Fundamentals of the History and Theory of Architecture I+II
Within the framework of the general first-year GTA introductory course, ‘Grundlagen der Geschichte und Theorie der Architektur I & II’, the Chair of the History and Theory of Urban Design offers an assignment in which students go into the city to research and analyse a particular urban element. The aim of this assignment is twofold. First, by analysing particular elements, the student will unlock their unconscious knowledge and experience with the city and with architecture. The assignment helps students to look closely at particular elements of urban architecture and helps students understand and evaluate these elements. Second, the assignment explores the specific characteristics of the urban fabric of the city of Zurich through on-site research of its constituent urban and architectural elements. Cities are composed of a multiplicity of concrete and physical artefacts, ranging from streets and pavements to facades and entrances, from balconies and windows to street corners and stairs, terraces and bus stops. Some of these elements are generic, others are place specific. In a city like Zurich, particular urban elements negotiate the topography or offer access to the lake or the river. Elements such as monuments celebrate the community, while others, such as the city’s numerous fountains, serve it. At the end of the year, the various analytical drawings and texts produced by students are collected and brought together in a so-called ‘Lexicon of Urban Elements’. In 2018-2019, students composed an overview of different elements, with the street corner, the balcony, and the urban entrance investigated in subsequent years.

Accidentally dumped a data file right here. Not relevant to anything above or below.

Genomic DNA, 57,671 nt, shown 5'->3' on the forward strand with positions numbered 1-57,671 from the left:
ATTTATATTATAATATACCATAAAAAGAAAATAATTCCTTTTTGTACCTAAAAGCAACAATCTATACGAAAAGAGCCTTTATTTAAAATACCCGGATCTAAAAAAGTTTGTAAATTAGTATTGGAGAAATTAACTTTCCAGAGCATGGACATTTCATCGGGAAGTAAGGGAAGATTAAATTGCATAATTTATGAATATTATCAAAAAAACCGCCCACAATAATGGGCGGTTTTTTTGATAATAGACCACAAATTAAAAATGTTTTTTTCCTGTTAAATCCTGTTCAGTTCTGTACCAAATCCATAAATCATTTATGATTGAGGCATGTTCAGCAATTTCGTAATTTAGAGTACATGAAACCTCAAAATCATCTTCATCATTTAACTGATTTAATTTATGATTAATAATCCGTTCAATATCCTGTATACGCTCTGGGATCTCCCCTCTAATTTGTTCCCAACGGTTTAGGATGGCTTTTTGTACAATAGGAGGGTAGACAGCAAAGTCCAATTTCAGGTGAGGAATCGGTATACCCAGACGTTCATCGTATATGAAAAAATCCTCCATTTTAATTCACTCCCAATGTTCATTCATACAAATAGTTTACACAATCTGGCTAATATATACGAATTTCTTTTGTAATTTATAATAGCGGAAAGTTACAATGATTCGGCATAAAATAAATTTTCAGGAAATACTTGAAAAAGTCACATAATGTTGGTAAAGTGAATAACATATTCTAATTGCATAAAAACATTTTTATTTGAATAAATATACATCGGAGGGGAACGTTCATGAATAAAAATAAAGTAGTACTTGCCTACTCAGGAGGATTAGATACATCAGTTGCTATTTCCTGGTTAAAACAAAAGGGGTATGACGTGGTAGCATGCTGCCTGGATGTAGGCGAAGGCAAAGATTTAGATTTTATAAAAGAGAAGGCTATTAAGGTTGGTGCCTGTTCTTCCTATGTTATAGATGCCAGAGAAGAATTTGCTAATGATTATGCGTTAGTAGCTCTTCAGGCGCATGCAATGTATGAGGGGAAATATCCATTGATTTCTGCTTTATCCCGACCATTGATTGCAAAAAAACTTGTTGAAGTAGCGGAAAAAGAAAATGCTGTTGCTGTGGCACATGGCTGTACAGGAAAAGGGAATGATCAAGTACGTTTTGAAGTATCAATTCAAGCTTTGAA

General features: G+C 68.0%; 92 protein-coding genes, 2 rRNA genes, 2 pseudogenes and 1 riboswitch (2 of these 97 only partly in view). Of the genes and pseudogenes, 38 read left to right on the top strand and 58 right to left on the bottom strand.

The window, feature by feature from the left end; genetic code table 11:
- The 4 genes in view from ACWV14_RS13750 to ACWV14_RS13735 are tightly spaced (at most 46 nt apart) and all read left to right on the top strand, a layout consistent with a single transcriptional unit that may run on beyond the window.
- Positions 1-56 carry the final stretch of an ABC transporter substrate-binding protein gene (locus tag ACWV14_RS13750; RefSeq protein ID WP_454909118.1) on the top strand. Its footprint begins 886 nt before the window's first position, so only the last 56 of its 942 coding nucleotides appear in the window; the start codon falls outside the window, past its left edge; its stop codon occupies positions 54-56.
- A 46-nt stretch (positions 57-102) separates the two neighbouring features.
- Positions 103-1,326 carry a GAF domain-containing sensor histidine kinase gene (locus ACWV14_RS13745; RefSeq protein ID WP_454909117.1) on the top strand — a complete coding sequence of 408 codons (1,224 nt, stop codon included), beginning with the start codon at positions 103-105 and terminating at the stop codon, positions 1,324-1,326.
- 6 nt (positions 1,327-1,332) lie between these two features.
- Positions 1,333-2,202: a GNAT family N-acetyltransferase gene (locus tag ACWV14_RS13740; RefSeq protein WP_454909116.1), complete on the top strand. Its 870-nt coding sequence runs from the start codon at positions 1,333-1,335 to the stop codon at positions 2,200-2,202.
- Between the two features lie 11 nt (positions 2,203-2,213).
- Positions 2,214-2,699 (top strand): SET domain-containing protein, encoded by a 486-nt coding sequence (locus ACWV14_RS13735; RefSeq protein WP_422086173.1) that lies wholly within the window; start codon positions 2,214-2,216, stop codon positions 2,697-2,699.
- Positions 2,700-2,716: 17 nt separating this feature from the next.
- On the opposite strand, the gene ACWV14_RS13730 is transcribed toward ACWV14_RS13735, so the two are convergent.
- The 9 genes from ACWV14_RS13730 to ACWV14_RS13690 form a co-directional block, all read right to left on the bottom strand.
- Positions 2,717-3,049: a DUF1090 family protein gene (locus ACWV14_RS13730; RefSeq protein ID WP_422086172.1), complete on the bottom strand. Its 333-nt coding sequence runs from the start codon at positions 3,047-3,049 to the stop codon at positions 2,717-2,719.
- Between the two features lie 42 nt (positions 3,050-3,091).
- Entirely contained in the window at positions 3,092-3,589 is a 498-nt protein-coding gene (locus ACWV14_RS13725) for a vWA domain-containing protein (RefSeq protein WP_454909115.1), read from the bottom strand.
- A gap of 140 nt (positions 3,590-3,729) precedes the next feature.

Each academic year, students’ work is collected and presented as a lexicon in an exhibition in the foyer of the HIL building, as well as in a booklet.